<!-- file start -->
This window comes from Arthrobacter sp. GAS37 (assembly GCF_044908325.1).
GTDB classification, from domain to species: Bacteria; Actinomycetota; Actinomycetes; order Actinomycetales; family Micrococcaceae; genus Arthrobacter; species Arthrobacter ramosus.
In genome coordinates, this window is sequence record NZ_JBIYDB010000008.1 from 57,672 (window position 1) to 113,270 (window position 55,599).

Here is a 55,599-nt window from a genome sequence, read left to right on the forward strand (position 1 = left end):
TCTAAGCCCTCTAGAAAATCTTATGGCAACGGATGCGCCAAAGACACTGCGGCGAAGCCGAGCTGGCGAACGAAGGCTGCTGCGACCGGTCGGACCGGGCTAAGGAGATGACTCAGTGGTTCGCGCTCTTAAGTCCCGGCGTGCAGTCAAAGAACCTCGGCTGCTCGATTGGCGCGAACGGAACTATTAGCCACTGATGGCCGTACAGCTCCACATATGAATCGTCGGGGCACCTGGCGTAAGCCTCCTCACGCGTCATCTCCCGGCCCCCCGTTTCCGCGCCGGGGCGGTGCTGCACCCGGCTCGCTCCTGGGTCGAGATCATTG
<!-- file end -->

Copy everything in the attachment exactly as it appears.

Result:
This window comes from Arthrobacter sp. GAS37 (assembly GCF_044908325.1).
GTDB classification, from domain to species: Bacteria; Actinomycetota; Actinomycetes; order Actinomycetales; family Micrococcaceae; genus Arthrobacter; species Arthrobacter ramosus.
In genome coordinates, this window is sequence record NZ_JBIYDB010000008.1 from 57,672 (window position 1) to 113,270 (window position 55,599).

Here is a 55,599-nt window from a genome sequence, read left to right on the forward strand (position 1 = left end):
TCTAAGCCCTCTAGAAAATCTTATGGCAACGGATGCGCCAAAGACACTGCGGCGAAGCCGAGCTGGCGAACGAAGGCTGCTGCGACCGGTCGGACCGGGCTAAGGAGATGACTCAGTGGTTCGCGCTCTTAAGTCCCGGCGTGCAGTCAAAGAACCTCGGCTGCTCGATTGGCGCGAACGGAACTATTAGCCACTGATGGCCGTACAGCTCCACATATGAATCGTCGGGGCACCTGGCGTAAGCCTCCTCACGCGTCATCTCCCGGCCCCCCGTTTCCGCGCCGGGGCGGTGCTGCACCCGGCTCGCTCCTGGGTCGAGATCATTG